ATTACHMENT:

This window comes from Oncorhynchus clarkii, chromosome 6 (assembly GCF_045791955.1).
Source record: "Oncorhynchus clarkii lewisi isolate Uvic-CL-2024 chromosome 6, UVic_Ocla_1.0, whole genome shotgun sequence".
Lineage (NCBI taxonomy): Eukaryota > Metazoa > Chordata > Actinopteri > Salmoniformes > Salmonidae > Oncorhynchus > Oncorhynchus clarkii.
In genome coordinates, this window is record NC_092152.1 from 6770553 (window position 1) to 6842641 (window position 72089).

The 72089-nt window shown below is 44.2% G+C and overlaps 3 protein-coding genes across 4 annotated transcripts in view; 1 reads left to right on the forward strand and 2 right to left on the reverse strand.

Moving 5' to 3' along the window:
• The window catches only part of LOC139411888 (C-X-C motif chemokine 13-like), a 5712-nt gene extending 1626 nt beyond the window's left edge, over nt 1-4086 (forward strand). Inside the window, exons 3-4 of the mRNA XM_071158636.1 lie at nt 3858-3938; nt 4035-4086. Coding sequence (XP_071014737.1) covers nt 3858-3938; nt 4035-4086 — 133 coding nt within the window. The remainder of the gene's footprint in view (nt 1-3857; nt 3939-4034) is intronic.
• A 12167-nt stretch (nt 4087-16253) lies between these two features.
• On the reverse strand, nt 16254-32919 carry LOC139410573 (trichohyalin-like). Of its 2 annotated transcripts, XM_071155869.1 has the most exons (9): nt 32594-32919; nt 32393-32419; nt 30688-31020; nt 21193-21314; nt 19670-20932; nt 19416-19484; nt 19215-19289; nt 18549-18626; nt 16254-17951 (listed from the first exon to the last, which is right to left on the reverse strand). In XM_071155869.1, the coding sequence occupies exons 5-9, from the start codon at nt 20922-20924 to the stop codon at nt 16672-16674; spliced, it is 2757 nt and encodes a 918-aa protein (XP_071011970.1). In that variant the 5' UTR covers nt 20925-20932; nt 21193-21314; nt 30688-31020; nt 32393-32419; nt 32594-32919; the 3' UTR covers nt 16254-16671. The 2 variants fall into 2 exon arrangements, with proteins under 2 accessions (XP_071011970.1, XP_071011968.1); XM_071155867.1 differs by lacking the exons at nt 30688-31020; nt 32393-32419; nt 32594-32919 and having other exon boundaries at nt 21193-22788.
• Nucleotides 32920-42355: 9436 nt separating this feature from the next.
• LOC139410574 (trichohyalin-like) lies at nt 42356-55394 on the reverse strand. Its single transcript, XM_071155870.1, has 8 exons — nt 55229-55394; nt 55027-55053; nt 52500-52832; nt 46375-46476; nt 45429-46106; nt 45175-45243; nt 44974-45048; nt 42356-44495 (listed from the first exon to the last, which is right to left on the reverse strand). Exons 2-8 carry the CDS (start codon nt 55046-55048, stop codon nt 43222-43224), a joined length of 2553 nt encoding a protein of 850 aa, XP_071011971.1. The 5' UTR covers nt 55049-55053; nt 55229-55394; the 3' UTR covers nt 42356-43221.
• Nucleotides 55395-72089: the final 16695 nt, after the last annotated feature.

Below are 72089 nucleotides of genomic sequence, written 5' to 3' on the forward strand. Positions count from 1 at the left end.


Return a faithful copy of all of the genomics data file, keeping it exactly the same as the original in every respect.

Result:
This window comes from Oncorhynchus clarkii, chromosome 6 (assembly GCF_045791955.1).
Source record: "Oncorhynchus clarkii lewisi isolate Uvic-CL-2024 chromosome 6, UVic_Ocla_1.0, whole genome shotgun sequence".
Lineage (NCBI taxonomy): Eukaryota > Metazoa > Chordata > Actinopteri > Salmoniformes > Salmonidae > Oncorhynchus > Oncorhynchus clarkii.
In genome coordinates, this window is record NC_092152.1 from 6770553 (window position 1) to 6842641 (window position 72089).

The 72089-nt window shown below is 44.2% G+C and overlaps 3 protein-coding genes across 4 annotated transcripts in view; 1 reads left to right on the forward strand and 2 right to left on the reverse strand.

Moving 5' to 3' along the window:
• The window catches only part of LOC139411888 (C-X-C motif chemokine 13-like), a 5712-nt gene extending 1626 nt beyond the window's left edge, over nt 1-4086 (forward strand). Inside the window, exons 3-4 of the mRNA XM_071158636.1 lie at nt 3858-3938; nt 4035-4086. Coding sequence (XP_071014737.1) covers nt 3858-3938; nt 4035-4086 — 133 coding nt within the window. The remainder of the gene's footprint in view (nt 1-3857; nt 3939-4034) is intronic.
• A 12167-nt stretch (nt 4087-16253) lies between these two features.
• On the reverse strand, nt 16254-32919 carry LOC139410573 (trichohyalin-like). Of its 2 annotated transcripts, XM_071155869.1 has the most exons (9): nt 32594-32919; nt 32393-32419; nt 30688-31020; nt 21193-21314; nt 19670-20932; nt 19416-19484; nt 19215-19289; nt 18549-18626; nt 16254-17951 (listed from the first exon to the last, which is right to left on the reverse strand). In XM_071155869.1, the coding sequence occupies exons 5-9, from the start codon at nt 20922-20924 to the stop codon at nt 16672-16674; spliced, it is 2757 nt and encodes a 918-aa protein (XP_071011970.1). In that variant the 5' UTR covers nt 20925-20932; nt 21193-21314; nt 30688-31020; nt 32393-32419; nt 32594-32919; the 3' UTR covers nt 16254-16671. The 2 variants fall into 2 exon arrangements, with proteins under 2 accessions (XP_071011970.1, XP_071011968.1); XM_071155867.1 differs by lacking the exons at nt 30688-31020; nt 32393-32419; nt 32594-32919 and having other exon boundaries at nt 21193-22788.
• Nucleotides 32920-42355: 9436 nt separating this feature from the next.
• LOC139410574 (trichohyalin-like) lies at nt 42356-55394 on the reverse strand. Its single transcript, XM_071155870.1, has 8 exons — nt 55229-55394; nt 55027-55053; nt 52500-52832; nt 46375-46476; nt 45429-46106; nt 45175-45243; nt 44974-45048; nt 42356-44495 (listed from the first exon to the last, which is right to left on the reverse strand). Exons 2-8 carry the CDS (start codon nt 55046-55048, stop codon nt 43222-43224), a joined length of 2553 nt encoding a protein of 850 aa, XP_071011971.1. The 5' UTR covers nt 55049-55053; nt 55229-55394; the 3' UTR covers nt 42356-43221.
• Nucleotides 55395-72089: the final 16695 nt, after the last annotated feature.

Below are 72089 nucleotides of genomic sequence, written 5' to 3' on the forward strand. Positions count from 1 at the left end.